Effects of yoga interventions on fatigue in cancer patients and survivors: a systematic review of randomized controlled trials
Language: 
English
Short Title: 
Effects of yoga interventions on fatigue in cancer patients and survivors
Abstract: 

BACKGROUND: Fatigue is one of the most frequently reported, distressing side effects reported by cancer survivors and often has significant long-term consequences. Research indicates that yoga can produce invigorating effects on physical and mental energy, and thereby may improve levels of fatigue. The objective of this systematic review was to examine the literature that reports the effects of randomized, controlled yoga interventions on self-reported fatigue in cancer patients and survivors. The online electronic databases, PubMed and PsycINFO, were used to search for peer-reviewed research articles studying the effects of yoga interventions on fatigue in cancer survivors. Combinations of yoga, cancer, and fatigue-related search terms were entered simultaneously to obtain articles that included all three elements. Studies were included if they met the following inclusion criteria: participants were male or female cancer patients or survivors participating in randomized, controlled yoga interventions. The main outcome of interest was change in fatigue from pre- to post-intervention. Interventions of any length were included in the analysis. Risk of bias using the format of the Cochrane Collaboration's tool for assessing risk of bias was also examined across studies. RESULTS: Ten articles met inclusion criteria and involved a total of 583 participants who were predominantly female, breast cancer survivors. Four studies indicated that the yoga intervention resulted in significant reductions in self-reported fatigue from pre- to post-intervention. Three of the studies reported that there were significant reductions of fatigue among participants who attended a greater number of yoga classes. Risk of bias was high for areas of adequate selection, performance, detection, and patient-reported bias and mixed for attrition and reporting bias. Risk of bias was uniformly low for other forms of bias, including financial conflicts of interest. CONCLUSIONS: Results of the studies included in this review suggest that yoga interventions may be beneficial for reducing cancer-related fatigue in women with breast cancer; however, conclusions should be interpreted with caution as a result of levels of bias and inconsistent methods used across studies. More well-constructed randomized controlled trials are needed to determine the impact of yoga interventions on fatigue in cancer patients and survivors.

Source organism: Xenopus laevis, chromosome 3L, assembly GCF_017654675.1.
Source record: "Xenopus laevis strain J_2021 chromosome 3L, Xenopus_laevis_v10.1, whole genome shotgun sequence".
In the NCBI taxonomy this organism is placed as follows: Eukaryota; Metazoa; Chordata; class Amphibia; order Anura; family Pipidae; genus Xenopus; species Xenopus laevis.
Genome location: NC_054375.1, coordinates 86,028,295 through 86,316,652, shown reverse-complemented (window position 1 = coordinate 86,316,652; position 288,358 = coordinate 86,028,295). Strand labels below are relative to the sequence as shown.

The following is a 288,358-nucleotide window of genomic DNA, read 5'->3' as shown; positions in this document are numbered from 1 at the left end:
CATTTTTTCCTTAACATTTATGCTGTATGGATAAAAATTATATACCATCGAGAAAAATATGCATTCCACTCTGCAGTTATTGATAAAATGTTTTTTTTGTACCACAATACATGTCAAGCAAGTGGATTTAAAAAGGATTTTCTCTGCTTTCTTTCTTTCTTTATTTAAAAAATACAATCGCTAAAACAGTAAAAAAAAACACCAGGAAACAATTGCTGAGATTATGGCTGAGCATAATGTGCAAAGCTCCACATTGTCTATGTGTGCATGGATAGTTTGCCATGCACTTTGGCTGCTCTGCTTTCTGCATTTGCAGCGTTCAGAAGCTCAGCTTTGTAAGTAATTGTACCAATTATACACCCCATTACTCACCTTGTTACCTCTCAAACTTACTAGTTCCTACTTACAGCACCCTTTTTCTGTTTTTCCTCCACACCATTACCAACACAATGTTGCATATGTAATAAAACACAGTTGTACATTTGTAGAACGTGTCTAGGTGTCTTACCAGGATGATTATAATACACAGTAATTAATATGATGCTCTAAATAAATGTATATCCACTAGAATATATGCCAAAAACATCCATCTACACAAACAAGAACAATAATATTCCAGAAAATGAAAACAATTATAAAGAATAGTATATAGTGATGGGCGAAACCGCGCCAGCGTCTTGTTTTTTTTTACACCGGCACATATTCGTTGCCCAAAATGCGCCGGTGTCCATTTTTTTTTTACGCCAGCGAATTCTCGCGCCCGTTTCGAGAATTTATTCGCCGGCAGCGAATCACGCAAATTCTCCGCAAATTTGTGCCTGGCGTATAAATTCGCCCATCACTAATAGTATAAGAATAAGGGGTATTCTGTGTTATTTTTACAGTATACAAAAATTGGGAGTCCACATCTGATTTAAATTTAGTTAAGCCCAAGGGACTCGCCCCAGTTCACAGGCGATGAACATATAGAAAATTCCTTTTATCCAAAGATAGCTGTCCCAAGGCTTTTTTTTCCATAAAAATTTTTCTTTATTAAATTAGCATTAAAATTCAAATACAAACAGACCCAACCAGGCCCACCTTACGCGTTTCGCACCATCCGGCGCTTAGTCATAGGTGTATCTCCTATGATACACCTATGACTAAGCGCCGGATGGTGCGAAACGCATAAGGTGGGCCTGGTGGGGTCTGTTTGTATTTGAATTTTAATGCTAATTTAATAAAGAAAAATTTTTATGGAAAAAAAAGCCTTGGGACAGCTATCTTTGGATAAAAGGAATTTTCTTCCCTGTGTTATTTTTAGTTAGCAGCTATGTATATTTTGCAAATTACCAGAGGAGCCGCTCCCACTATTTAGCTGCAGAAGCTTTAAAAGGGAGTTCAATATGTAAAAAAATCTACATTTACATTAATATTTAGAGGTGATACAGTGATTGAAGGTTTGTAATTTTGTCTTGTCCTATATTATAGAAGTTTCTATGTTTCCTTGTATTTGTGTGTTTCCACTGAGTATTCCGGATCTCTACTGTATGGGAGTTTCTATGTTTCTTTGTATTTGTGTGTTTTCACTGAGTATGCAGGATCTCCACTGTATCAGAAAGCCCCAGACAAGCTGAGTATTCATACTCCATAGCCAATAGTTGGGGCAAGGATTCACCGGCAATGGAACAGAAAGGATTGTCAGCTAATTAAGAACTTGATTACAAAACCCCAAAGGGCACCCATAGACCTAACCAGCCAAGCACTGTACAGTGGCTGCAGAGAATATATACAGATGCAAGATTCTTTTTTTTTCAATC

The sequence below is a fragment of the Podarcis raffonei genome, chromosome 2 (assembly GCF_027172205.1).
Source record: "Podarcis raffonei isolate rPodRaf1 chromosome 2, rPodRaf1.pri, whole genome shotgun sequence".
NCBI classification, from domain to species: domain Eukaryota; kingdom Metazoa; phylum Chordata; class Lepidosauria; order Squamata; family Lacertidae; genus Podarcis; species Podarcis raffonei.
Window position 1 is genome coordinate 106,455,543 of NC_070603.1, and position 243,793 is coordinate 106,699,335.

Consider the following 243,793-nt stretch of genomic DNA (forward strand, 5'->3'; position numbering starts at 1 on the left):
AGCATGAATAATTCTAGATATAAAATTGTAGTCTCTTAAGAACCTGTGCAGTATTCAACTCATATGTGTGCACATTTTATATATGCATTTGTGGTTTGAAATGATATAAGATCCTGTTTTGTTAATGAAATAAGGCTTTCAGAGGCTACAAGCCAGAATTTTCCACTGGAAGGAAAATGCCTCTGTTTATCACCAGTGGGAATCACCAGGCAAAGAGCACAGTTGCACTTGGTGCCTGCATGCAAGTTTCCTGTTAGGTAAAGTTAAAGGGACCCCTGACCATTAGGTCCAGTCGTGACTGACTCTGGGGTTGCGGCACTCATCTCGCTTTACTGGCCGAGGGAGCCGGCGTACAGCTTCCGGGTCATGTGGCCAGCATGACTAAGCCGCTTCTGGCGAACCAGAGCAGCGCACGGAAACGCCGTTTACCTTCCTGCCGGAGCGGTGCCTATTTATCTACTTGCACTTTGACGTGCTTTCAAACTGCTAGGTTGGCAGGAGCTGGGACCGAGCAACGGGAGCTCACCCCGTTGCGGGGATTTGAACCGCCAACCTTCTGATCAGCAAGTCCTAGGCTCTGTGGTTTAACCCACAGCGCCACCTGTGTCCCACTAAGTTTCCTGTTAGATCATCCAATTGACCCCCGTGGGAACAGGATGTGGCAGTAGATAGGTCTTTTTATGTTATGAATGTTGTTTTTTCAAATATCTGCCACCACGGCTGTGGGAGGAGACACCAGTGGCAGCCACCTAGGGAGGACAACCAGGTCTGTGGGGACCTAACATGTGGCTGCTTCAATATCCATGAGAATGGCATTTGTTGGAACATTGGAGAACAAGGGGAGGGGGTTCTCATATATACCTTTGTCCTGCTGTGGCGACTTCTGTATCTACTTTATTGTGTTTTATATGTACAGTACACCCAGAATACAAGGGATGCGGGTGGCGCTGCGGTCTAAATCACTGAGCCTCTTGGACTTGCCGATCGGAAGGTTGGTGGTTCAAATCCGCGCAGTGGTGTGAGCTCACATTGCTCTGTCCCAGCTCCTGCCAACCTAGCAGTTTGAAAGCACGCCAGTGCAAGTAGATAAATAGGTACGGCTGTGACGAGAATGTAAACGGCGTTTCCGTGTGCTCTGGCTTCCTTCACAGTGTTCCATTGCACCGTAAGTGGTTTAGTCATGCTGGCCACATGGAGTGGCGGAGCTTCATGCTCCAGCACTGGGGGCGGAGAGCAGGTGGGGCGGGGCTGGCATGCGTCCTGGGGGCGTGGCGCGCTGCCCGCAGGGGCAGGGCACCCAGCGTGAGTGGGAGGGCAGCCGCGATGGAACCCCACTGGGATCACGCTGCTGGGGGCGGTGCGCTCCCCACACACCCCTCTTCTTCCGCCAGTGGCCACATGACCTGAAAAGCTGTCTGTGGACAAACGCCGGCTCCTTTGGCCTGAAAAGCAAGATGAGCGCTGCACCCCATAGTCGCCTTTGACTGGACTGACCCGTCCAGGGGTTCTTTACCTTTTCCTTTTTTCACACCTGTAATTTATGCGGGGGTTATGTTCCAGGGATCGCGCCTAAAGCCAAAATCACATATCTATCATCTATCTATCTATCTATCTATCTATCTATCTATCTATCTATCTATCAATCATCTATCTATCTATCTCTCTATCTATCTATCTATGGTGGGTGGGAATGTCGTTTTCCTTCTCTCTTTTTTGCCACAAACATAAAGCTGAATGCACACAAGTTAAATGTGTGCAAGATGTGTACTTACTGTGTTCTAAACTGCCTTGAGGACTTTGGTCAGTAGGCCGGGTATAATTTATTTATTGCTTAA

Author(s): 
Sadja, Julie
Mills, Paul J.
Item Type: 
Journal Article
Publication Title: 
Explore (New York, N.Y.)
Journal Abbreviation: 
Explore (NY)
Publication Date: 
2013-08
Publication Year: 
2013
Pages: 
232-243
Volume: 
9
Issue: 
4
ISSN: 
1878-7541
DOI: 
10.1016/j.explore.2013.04.005
Library Catalog: 
PubMed
Extra: 
PMID: 23906102 PMCID: PMC3781173

Turabian/Chicago Citation

Julie Sadja and Paul J. Mills. 2013-08. "Effects of yoga interventions on fatigue in cancer patients and survivors: a systematic review of randomized controlled trials." Explore (New York, N.Y.) 9: 4: 232-243. 10.1016/j.explore.2013.04.005.

Wikipedia Citation

<ref> {{Cite journal | doi = 10.1016/j.explore.2013.04.005 | issn = 1878-7541 | volume = 9 | pages = 232-243 | last = Sadja | first = Julie | coauthors = Mills, Paul J. | title = Effects of yoga interventions on fatigue in cancer patients and survivors: a systematic review of randomized controlled trials | journal = Explore (New York, N.Y.) | date = 2013-08 | pmid = | pmc = }} </ref>